What are my options if my low GPA prevents me from completing medical school?

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med-booksAlice at University of Texas at El Paso asked:

“I was set on medical school after I graduated, but my GPA is under 3.0. Originally I was thinking I could go into nursing or graduate school. However, these programs are becoming increasingly competitive. What are my other options?”

Having a lower GPA does not automatically put you out of the running for medical school, though it will likely make acceptance a little more difficult. Since GPA is an indicator of subject mastery, and subject mastery is important in technical fields like medicine, GPA is generally a good indicator of potential performance, but it is not the only indicator. There are ways to boost your chances of acceptance to medical school despite a lower than average GPA. Don’t define yourself by your GPA, or give up on medical school before trying.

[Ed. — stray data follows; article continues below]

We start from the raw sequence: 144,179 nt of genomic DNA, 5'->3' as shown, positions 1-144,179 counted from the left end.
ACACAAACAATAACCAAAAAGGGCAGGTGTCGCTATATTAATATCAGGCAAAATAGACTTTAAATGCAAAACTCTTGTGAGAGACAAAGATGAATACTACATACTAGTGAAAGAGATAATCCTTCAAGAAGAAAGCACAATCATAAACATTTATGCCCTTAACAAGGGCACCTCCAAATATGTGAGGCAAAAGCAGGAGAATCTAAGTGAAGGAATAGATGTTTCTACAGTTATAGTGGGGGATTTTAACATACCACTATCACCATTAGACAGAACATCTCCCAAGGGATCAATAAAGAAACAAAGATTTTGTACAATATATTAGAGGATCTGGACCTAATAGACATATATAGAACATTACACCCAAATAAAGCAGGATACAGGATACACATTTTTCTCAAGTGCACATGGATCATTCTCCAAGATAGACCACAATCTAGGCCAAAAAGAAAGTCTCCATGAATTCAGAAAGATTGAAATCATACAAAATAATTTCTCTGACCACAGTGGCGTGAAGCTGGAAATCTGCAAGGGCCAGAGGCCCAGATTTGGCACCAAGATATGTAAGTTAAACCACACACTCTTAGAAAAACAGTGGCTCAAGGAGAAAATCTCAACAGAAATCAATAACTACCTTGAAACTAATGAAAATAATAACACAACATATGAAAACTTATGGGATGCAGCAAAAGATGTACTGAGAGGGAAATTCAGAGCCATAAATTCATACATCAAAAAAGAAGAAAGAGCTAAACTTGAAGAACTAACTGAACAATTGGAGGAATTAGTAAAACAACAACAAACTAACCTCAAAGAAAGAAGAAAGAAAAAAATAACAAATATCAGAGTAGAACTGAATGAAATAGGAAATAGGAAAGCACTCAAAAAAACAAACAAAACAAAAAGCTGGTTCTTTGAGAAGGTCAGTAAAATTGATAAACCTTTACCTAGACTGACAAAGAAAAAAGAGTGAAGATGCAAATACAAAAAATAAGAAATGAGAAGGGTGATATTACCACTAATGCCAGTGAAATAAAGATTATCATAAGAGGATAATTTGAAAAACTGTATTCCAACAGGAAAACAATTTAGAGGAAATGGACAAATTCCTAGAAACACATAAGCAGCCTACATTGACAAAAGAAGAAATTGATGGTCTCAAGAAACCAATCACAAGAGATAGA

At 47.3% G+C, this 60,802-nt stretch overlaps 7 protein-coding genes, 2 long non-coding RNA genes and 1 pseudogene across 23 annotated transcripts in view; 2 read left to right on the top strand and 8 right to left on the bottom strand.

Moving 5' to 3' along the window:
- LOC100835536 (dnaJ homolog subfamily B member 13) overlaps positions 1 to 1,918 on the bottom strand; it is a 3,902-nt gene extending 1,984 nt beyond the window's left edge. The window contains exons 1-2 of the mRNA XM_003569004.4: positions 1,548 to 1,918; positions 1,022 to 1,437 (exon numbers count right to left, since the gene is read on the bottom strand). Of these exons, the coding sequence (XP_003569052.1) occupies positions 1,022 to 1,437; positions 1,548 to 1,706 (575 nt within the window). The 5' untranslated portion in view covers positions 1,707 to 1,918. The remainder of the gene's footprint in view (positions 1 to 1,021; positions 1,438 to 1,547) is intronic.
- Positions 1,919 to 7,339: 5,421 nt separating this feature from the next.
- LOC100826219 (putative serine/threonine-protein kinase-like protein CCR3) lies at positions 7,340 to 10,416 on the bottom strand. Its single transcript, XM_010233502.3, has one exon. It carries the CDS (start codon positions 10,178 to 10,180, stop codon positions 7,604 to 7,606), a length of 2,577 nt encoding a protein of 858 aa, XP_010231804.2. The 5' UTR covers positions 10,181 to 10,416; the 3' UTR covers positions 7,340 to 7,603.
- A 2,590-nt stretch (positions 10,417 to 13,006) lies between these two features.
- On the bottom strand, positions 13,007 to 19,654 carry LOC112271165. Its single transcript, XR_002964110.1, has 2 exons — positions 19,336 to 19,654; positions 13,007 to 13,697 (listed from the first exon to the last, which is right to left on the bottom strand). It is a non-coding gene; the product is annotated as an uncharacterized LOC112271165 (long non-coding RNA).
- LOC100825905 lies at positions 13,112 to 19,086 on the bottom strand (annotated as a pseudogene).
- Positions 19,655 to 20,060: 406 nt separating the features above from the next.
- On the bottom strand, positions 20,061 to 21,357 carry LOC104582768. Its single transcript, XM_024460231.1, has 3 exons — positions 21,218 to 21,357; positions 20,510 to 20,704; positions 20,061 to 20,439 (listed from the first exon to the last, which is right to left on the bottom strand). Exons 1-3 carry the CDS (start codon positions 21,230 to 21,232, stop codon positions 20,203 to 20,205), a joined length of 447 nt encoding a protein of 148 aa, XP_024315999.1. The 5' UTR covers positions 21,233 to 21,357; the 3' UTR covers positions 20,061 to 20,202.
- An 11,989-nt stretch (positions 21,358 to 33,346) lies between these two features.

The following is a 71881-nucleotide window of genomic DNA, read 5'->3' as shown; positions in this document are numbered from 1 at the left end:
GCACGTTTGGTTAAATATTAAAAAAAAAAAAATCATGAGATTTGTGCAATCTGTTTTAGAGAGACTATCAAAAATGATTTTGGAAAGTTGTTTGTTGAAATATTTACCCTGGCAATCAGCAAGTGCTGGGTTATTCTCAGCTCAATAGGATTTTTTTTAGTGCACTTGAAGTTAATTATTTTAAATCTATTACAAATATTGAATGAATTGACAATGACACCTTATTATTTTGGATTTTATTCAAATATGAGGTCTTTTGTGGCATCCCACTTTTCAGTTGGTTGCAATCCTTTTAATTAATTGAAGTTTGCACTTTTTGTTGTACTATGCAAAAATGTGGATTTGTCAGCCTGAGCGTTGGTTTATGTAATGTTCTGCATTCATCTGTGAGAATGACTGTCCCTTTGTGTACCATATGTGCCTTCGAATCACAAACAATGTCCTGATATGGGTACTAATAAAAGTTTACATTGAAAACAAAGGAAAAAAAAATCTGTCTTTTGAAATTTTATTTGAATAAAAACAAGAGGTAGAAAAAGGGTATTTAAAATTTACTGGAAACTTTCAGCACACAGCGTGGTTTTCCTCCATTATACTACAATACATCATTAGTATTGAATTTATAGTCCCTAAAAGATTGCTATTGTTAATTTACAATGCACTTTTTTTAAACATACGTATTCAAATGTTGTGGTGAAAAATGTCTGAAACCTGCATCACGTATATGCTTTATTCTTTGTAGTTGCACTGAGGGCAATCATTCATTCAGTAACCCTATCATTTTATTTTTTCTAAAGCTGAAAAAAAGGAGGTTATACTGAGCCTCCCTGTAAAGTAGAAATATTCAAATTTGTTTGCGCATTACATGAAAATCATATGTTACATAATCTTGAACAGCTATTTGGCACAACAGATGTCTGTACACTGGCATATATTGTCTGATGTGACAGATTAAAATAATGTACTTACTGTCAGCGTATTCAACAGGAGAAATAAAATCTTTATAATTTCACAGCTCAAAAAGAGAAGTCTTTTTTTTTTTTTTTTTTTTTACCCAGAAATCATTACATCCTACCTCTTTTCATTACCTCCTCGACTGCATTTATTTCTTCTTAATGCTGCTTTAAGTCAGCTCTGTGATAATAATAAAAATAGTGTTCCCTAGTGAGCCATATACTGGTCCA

That being said, your career options in healthcare with a bachelors degree are extremely varied, depending on how much education you’re willing to pursue on top of your bachelors:

Some specialized technician careers (Sonographer, Biomedical Equipment Tech, Medical/Clinical Lab Tech, Cardiovascular Perfusionist) or assistant positions (Physicians Assistant, Physical Therapy Assistant, Medical Assistant) may only require some additional training or certifications on top of your degree, and still allow you to work with doctors and patients.

Other careers may ask for atleast an associates since the job requires more education than a certification course can provide. Radiation Therapists, Respiratory Therapists, and Nuclear Medicine Technologists require atleast an associates in their respective specializations, and you may have to apply for a state license in order to practice.

Medical careers are not limited to Doctors and Nurses, and you don’t have to complete medical school in order to help those in need. Hospitals and clinics rely on a huge system of professionals to keep their patients healthy. Explore all the directions your bachelors degree might take you even without pursuing graduate education.

Best of luck,


About the Author

Esme Smith

Esme received her M.A. In Counseling from St. Edward's University, and worked with students at Concordia University Texas' Career Center. She developed a passion for Career Counseling after leaving undergrad without much guidance, and grappling with unsatisfying work. She strives to help others bridge the gap between graduation and "the real world."

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